Two Brothers, John Peter Cohen (American spelling Cohn or Corn) and Samuel Cohen came to America from Bavaria, Germany before the Revolutionary War. Samuel settled in Franklin County, VA. After the war John Peter Corn settled on a land grant in Henderson County, North Carolina a short distance from Hendersonville, and was the founder and first preacher of the 1st Baptist Church in that area, Ebenezer Baptist Church. He is buried in the cemetery under a "stone" that he carved himself all except the date of death. John Peter Corn married Elizabeth Parr. "Ties said she was a Dutch Girl whose passage was paid for with tobacco. My info says she was from Franklin County, Virginia. (Comments by L.E. Corn (Buster), Woodruff, S.C.
JOHN PETER CORN - March 15, 1751 - October 14, 1843. Married Elizabeth Parr. She died March 1854. John Peter Corn was a drum major in the Revolutionary War in 1776. They were residents of Patrick County, Virginia.
NOAH PARR CORN - son of John Peter Corn - born June 29, 1802. His wife, ELIZABETH CAPP was born Nov. 19, 1797 and died Oct 9, 1874. Elizabeth Capp Corn was the daughter of JOHN CAPP and SALLIE COOSHIE (Cherokee Indian). Their children were:
Rev. Adam Jefferson Corn -married Cynthia Corn, sons Elford and Patrick Henry.
George Corn -died in prisoner of war camp, Civil War, union soldier
Daniel Corn -died in prisoner of war camp, Civil War, union soldier
Ezekiel Corn - married -had 2 daughters
Jesse Corn - married -had a son, Noah.
Dr. Benjamin Franklin Corn (Doc) - married had two sons, one named Judson
ROBERT ARRETUS CORN - information to follow
Rev. Noah Parr Middleton Corn - born 1845, died 1919 (Scout in Civil War - union soldier)
ROBERT ARRETUS CORN - born Jan 8, 1835, died Nov 7, 1904. His wife, ELIZABETH HENDERSON, born March 11, 1838. Their 13 children were:
William Walker - Feb. 15, 1858 - married Ruth Wallen
John Lafayette - Dec. 16, 1859 -married Charlotte L. Flinn
Susan Alice - July 11, 1861 - married James M. West
Robert Zachariah - Oct 15, 1864 - married Harriet E. Buckner
Nancy Elizabeth - Oct 14, 1866 - married John W. Baley
Mary Naomi - Aug. 16, 1868 - married Henry M. Fagan
James Albert - Mar. 29, 1870 -married Sarah I. Edwards
Ella Lucinda - Dec. 7, 1871 - married Levy Metcalf
Richard Furman - Dec 27, 1874 - married Luna F. Baxter
EMILY CHRISTINE - April 7, 1876 - married JOHN METCALF, JR
Minnie Eugenia - June 14, 1878 - died June 8, 1888.
Charles Judson - Apr. 20, 1880 - married Nettie Mae Ball
Julia Mariah - Born Oct. 25, 1884
JOHN METCALF, SR.
(Comments by his grandson, Charlie Furman Metcalf)
Born Jan. 1, 1841 - married VIANNA LISENBEE, born April 23, 1838. They were married Aug. 8, 186l. John Sr was born in Carter Co. Tenn. Shortly after his father, Gabriel, had died of blood poisoning. His mother, Fammie, brought her family of seven back to Madison and Yancy County, probably to live with or near Gabriel's father, as it is evident that they were all quite young. They were very poor and as John Sr was the youngest, he never knew a home of his on until he had married at the age of 20 years. I have heard him talk of living with his people in Yancy County and also with his kin on what was known at that time as Terris Fork, know now as Hamburg Branch, a tributary branch of Ivy. Shortly after he was married he was destined along with his brother-in-law Robert (Bob) Lisenbee, married to his sister, Jane, to go through the Civil War as a union soldier. It is very probable that the Lisenbees were influential in his being a union soldier, as his two brothers, Bill and Levi, were confederate soldiers. His Uncle James and Dave Metcalf were killed by the confederates, which makes it appear that this great war was not so much Klan against Klan, but it was a choice of ideas. During this terrible conflict he was known to be very bitter with his brothers, but in the latter part of his long life of 86 years he had forgiven all and seemed to have understood that life was destined to be like that with man. As I knew him in his declining years he was an honest man and very religious. He was also mild and understanding in his dealings with his fellow man. He had 11 children. Two of the girls died in their infancy, Eliza the 6th and Mary the 11th child. Eliza's grave is on Bear Branch on Big Laurel, Mary's at Metcalf and Bruce Graveyard, the second to be buried there. The rest of the children lived at least to be middle age.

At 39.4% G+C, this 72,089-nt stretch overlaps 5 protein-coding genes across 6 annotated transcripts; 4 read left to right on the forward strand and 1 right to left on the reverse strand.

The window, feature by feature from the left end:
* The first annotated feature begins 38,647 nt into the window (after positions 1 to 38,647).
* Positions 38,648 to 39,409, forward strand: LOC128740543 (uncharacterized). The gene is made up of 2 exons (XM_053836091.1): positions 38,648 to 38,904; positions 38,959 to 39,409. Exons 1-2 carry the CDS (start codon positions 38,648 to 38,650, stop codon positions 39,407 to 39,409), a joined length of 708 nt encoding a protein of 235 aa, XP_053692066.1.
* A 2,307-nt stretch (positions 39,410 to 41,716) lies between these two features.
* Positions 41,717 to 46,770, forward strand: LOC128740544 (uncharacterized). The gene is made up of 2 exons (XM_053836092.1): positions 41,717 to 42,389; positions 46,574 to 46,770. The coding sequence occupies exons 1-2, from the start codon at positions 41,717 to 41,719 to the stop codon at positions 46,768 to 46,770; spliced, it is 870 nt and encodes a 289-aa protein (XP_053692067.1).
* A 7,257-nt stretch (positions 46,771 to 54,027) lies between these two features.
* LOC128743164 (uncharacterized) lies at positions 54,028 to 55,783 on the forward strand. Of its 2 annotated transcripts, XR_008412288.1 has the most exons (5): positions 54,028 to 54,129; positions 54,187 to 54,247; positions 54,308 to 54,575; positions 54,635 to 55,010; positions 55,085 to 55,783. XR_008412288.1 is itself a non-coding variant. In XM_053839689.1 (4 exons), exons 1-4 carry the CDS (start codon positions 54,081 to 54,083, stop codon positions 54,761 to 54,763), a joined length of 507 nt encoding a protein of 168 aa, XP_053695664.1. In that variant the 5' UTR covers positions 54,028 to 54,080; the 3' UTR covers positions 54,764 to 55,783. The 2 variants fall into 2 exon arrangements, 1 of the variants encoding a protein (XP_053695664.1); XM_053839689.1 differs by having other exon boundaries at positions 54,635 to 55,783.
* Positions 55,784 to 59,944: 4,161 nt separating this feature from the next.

Vianna's people, the Lisenbee family, were well off for that day. Rubin Lisenbee Jr. gave Vianna a plot of land near Eller Ford of Ivy near about the close of the Civil War. I have heard Grandfather John tell how a den of copperhead snakes scared him and caused him to sell this property. He said that he found a den on this place and killed 49 copperheads and got sick and walked away without getting all of them. He then bought a plot of ground on Bear Branch of Big Laurel near the mouth of Little Creek. He moved there and planted a large apple orchard of buff apples. He told me that most of his children were born there, and there he spent the happiest part of his life. After the year 1875 he got up a trade with Joe Callahan and swapped for a plot known now as the Metcalf Branch on Bull Creek. It was first known as the Griffin Place. The Griffins probably settled there around 1840 or later. Joe Callahan bought it and later sold it to John and since 1875 it has been a Metcalf possession.